How have you been affected by the legacy of residential schools?
My mother being a survivor and through the hardship that she’s encountered, I definitely carry a pain that she carries without the action being [done to] me … but in saying that she has also given me a strength to overcome things in my life.
Because she survived, I feel like I can survive.
Have you participated in the Truth and Reconciliation Commission?
Yes, in Vancouver last year they had that amazing walk. It surprised me. I felt overwhelmed that so many people had come out and heard about the TRC that were non-aboriginal. There were so many mixed cultures that were part of that walk and it was so welcomed.
Because when you’ve gone through something that you feel ashamed for, even though you don’t need to feel ashamed... to be so celebrated by the community was incredible to see.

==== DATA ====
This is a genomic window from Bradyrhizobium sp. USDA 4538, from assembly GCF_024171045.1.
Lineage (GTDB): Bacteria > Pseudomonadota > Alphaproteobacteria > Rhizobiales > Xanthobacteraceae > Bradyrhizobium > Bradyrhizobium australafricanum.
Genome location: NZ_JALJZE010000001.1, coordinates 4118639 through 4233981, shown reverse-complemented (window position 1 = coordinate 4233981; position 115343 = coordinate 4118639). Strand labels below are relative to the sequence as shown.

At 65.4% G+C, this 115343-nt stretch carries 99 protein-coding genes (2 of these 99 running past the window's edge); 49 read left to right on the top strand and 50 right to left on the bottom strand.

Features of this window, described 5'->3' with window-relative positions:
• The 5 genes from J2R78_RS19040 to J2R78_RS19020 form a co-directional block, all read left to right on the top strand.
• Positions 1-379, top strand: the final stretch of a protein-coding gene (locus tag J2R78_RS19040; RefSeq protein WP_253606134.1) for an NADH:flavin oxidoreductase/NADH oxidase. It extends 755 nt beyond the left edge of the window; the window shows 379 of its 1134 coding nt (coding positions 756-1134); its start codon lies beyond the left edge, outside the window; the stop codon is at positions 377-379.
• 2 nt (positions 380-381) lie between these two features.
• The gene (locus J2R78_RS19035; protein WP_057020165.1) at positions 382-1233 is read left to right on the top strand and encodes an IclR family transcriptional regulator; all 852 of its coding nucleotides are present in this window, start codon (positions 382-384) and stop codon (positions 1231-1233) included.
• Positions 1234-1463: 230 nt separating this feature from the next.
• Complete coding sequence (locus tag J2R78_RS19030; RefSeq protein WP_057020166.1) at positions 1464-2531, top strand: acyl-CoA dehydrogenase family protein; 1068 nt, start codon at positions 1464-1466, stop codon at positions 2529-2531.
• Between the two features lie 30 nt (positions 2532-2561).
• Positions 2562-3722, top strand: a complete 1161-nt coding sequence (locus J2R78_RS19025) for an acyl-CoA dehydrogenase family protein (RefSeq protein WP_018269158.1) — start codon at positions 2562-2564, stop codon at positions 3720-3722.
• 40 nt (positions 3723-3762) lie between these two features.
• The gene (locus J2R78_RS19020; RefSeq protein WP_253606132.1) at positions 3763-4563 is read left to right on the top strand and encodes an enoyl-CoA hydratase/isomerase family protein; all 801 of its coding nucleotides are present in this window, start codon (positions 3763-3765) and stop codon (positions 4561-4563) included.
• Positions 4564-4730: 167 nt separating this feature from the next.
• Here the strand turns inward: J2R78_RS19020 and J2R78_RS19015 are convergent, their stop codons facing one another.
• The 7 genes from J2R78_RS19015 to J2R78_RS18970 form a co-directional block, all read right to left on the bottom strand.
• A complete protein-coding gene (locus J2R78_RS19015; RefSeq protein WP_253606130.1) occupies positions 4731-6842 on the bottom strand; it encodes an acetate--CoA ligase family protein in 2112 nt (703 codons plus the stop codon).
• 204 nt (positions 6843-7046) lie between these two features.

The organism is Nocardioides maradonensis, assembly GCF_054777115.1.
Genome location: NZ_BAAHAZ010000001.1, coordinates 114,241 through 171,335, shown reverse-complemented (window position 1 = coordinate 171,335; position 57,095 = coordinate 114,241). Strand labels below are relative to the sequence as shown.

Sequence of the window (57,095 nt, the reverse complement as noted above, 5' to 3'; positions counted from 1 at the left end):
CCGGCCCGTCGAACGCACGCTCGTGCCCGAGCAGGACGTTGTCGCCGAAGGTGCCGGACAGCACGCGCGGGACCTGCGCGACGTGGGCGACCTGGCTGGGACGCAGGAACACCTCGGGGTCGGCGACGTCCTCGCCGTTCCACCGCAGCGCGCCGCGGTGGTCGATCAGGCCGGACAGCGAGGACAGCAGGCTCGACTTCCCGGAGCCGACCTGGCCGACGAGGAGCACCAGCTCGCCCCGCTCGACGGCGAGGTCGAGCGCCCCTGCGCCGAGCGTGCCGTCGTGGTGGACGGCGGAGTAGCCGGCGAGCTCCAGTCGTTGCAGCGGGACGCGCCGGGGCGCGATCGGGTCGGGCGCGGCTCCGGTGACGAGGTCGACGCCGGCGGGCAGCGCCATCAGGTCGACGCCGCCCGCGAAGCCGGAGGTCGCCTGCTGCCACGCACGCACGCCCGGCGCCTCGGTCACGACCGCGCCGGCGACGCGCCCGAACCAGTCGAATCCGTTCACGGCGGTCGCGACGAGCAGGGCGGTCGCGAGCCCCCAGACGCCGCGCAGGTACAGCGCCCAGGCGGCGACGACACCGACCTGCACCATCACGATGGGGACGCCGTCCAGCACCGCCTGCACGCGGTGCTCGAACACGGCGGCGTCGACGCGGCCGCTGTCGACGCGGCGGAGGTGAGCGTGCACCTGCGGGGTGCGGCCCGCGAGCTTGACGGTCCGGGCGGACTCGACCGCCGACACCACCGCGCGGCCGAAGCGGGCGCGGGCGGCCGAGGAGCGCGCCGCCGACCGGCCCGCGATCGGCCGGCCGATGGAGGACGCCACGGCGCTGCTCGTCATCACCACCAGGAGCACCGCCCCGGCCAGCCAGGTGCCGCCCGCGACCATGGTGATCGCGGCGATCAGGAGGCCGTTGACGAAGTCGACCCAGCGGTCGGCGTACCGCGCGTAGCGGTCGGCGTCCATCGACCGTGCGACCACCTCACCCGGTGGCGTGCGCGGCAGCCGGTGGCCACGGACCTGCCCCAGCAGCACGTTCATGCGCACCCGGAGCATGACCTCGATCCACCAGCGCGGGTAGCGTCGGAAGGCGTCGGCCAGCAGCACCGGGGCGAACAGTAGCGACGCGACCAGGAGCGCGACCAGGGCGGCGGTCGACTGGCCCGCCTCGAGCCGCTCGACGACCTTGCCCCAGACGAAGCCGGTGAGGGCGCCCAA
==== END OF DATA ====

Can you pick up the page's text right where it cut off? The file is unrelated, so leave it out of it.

How do you think the TRC has had an impact?
You’re surrounded by survivors, if you’re indigenous. They’re in your family, they’re your friends, they're your uncles, your aunts, so you can’t dismiss the impact that it has on the communities.
The feeling [at a TRC event] is that you get permission to speak. We [indigenous people] are working on finding our voice and now our voice is getting stronger and we are uniting.
And we are doing that in so many ways – through teaching, through the arts, through journalism, through being advocates in your communities.
I feel that TRC is just a huge voice where people can go and share theirs and it’s so heartbreaking but it's so vital because we are not alone in that pain and that we share it is so necessary.
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